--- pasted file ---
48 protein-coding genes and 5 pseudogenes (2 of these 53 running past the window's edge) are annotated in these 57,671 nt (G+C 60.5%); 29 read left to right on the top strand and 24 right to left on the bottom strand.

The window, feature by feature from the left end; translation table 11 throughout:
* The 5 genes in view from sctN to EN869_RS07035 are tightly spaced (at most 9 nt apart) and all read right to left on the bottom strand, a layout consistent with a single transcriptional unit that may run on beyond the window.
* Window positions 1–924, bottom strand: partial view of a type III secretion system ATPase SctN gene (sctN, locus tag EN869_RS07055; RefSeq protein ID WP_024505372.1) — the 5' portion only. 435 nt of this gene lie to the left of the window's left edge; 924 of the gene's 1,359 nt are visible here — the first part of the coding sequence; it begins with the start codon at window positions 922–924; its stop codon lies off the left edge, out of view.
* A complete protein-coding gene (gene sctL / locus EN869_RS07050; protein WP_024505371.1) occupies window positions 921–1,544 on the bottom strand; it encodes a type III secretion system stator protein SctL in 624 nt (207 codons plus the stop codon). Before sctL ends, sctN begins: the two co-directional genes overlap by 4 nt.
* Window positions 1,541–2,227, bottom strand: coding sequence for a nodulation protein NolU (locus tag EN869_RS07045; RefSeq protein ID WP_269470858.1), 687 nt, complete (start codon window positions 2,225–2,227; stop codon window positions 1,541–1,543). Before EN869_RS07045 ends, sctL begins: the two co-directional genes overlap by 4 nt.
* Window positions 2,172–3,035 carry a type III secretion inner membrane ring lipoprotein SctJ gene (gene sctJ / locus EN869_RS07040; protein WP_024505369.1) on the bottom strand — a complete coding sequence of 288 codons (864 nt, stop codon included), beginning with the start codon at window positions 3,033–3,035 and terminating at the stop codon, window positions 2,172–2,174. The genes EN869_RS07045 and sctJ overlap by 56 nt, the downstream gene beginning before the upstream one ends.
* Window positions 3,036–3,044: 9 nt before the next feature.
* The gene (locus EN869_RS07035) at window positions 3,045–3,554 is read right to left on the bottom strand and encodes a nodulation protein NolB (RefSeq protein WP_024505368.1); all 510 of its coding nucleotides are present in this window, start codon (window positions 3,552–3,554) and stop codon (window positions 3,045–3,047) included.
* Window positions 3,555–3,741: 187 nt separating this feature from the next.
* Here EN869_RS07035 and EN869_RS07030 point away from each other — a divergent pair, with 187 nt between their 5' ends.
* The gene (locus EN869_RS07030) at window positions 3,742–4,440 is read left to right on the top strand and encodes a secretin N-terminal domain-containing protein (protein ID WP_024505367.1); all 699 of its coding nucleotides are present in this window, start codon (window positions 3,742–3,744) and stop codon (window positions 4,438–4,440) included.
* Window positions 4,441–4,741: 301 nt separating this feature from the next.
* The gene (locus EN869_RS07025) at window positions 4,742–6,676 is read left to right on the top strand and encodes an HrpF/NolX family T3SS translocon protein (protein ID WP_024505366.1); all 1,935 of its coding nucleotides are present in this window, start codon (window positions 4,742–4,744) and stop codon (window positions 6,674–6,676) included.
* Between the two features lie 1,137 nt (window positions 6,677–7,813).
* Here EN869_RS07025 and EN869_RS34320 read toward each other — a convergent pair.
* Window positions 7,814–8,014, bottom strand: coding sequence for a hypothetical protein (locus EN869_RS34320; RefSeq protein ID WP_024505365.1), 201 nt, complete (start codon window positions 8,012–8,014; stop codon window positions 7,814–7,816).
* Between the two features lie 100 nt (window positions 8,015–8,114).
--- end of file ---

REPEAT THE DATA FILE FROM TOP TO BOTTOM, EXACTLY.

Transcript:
48 protein-coding genes and 5 pseudogenes (2 of these 53 running past the window's edge) are annotated in these 57,671 nt (G+C 60.5%); 29 read left to right on the top strand and 24 right to left on the bottom strand.

The window, feature by feature from the left end; translation table 11 throughout:
* The 5 genes in view from sctN to EN869_RS07035 are tightly spaced (at most 9 nt apart) and all read right to left on the bottom strand, a layout consistent with a single transcriptional unit that may run on beyond the window.
* Window positions 1–924, bottom strand: partial view of a type III secretion system ATPase SctN gene (sctN, locus tag EN869_RS07055; RefSeq protein ID WP_024505372.1) — the 5' portion only. 435 nt of this gene lie to the left of the window's left edge; 924 of the gene's 1,359 nt are visible here — the first part of the coding sequence; it begins with the start codon at window positions 922–924; its stop codon lies off the left edge, out of view.
* A complete protein-coding gene (gene sctL / locus EN869_RS07050; protein WP_024505371.1) occupies window positions 921–1,544 on the bottom strand; it encodes a type III secretion system stator protein SctL in 624 nt (207 codons plus the stop codon). Before sctL ends, sctN begins: the two co-directional genes overlap by 4 nt.
* Window positions 1,541–2,227, bottom strand: coding sequence for a nodulation protein NolU (locus tag EN869_RS07045; RefSeq protein ID WP_269470858.1), 687 nt, complete (start codon window positions 2,225–2,227; stop codon window positions 1,541–1,543). Before EN869_RS07045 ends, sctL begins: the two co-directional genes overlap by 4 nt.
* Window positions 2,172–3,035 carry a type III secretion inner membrane ring lipoprotein SctJ gene (gene sctJ / locus EN869_RS07040; protein WP_024505369.1) on the bottom strand — a complete coding sequence of 288 codons (864 nt, stop codon included), beginning with the start codon at window positions 3,033–3,035 and terminating at the stop codon, window positions 2,172–2,174. The genes EN869_RS07045 and sctJ overlap by 56 nt, the downstream gene beginning before the upstream one ends.
* Window positions 3,036–3,044: 9 nt before the next feature.
* The gene (locus EN869_RS07035) at window positions 3,045–3,554 is read right to left on the bottom strand and encodes a nodulation protein NolB (RefSeq protein WP_024505368.1); all 510 of its coding nucleotides are present in this window, start codon (window positions 3,552–3,554) and stop codon (window positions 3,045–3,047) included.
* Window positions 3,555–3,741: 187 nt separating this feature from the next.
* Here EN869_RS07035 and EN869_RS07030 point away from each other — a divergent pair, with 187 nt between their 5' ends.
* The gene (locus EN869_RS07030) at window positions 3,742–4,440 is read left to right on the top strand and encodes a secretin N-terminal domain-containing protein (protein ID WP_024505367.1); all 699 of its coding nucleotides are present in this window, start codon (window positions 3,742–3,744) and stop codon (window positions 4,438–4,440) included.
* Window positions 4,441–4,741: 301 nt separating this feature from the next.
* The gene (locus EN869_RS07025) at window positions 4,742–6,676 is read left to right on the top strand and encodes an HrpF/NolX family T3SS translocon protein (protein ID WP_024505366.1); all 1,935 of its coding nucleotides are present in this window, start codon (window positions 4,742–4,744) and stop codon (window positions 6,674–6,676) included.
* Between the two features lie 1,137 nt (window positions 6,677–7,813).
* Here EN869_RS07025 and EN869_RS34320 read toward each other — a convergent pair.
* Window positions 7,814–8,014, bottom strand: coding sequence for a hypothetical protein (locus EN869_RS34320; RefSeq protein ID WP_024505365.1), 201 nt, complete (start codon window positions 8,012–8,014; stop codon window positions 7,814–7,816).
* Between the two features lie 100 nt (window positions 8,015–8,114).